The Memorial Day holiday marks the traditional launch of the summer travel season. The most common form of travel over Memorial Day weekend is the family car. Deciding where to go is the fun part, but figuring out how much it’s going to cost and managing fuel related expenditures can be painful. With gas prices well above levels seen this time last year, Americans might be making shorter trips or looking for other creative ways to save a few bucks.
About 81% of drivers today choose regular grade fuel. This is five percentage points higher compared to the same period five years ago.
One way for Memorial Day travelers to save money is to pay the lowest possible price at the pump. According to an analysis of driving behaviors conducted by Experian Simmons, there has been a gradual increase in the share of drivers who fill their tank with regular gasoline. About 81% of drivers today choose regular grade fuel. This is five percentage points higher compared to the same period five years ago. Usage of premium gasoline has declined the most. Only about 10% of drivers today say they fill their tanks with premium gasoline, down from 13%. The remaining consumers say they use either super premium grade or diesel.
Consumers have also discovered ways to control their transportation costs by driving less. The average number of miles driven per week dropped from to 148 miles during the most recent analysis period down from 174 miles per week five years ago. This is a relative decline of 15%. Unfortunately, the increase in the cost of gasoline negates any real savings that might have been realized by driving fewer miles. When forecasted to an entire year, assuming an average price per gallon of $4.00 today versus $2.25 five years ago with fuel economy of 20 miles per gallon, motorists are paying an average of $521 more per year for gasoline. A complete listing of historical gasoline prices can be found online.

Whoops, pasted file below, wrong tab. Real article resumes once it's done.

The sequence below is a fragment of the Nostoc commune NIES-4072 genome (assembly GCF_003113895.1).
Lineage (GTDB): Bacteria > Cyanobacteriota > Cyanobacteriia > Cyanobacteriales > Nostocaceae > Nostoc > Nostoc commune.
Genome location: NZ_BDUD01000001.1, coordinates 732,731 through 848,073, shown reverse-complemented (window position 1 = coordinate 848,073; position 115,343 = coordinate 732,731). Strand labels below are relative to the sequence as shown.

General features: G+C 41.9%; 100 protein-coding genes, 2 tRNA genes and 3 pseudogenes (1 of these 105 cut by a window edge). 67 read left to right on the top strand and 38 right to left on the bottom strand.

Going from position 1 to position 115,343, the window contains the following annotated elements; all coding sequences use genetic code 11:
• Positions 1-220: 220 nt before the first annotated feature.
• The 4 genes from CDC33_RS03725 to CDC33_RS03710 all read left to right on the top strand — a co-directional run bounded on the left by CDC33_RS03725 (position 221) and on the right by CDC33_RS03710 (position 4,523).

There has been a lot of talk that consumers are more interested in fuel economy today than they ever have been in the recent past. But according to Experian Simmons, the cars that we drive to visit friends and relatives, picnic at a state park, or go to the beach this Memorial Day weekend are more likely to be gas guzzling SUVs than they are to be fuel efficient compacts. In fact, 29% of vehicle-owning households report that one of their vehicles is an SUV. This is up from 20% five years ago. Ownership of compacts has remained relatively stable over the same time frame at about 20%.
Judging from statistics related to recent vehicle purchases, the fleet of SUVs rolling along our nation’s highways shows no signs of abating. About one-in-five vehicle-owning households say the most recent vehicle they acquired was an SUV. This compares to 14% for compacts.
About one-in-five vehicle-owning households say the most recent vehicle they acquired was an SUV.
Perhaps our idea of fuel economy is more related to the number of cars we own than it is to the traditional metric of miles driven per gallon. Vehicle ownership rates have declined over the past few years from a high of 2.08 vehicles per household three years ago to 1.96 vehicles per household today.
So what is the moral of the story? Putting costs aside, to fully enjoy our planned Memorial Day weekend activities, maybe we just have too much stuff to haul around with us in our SUVs thus rendering compact cars impractical for optimal family fun.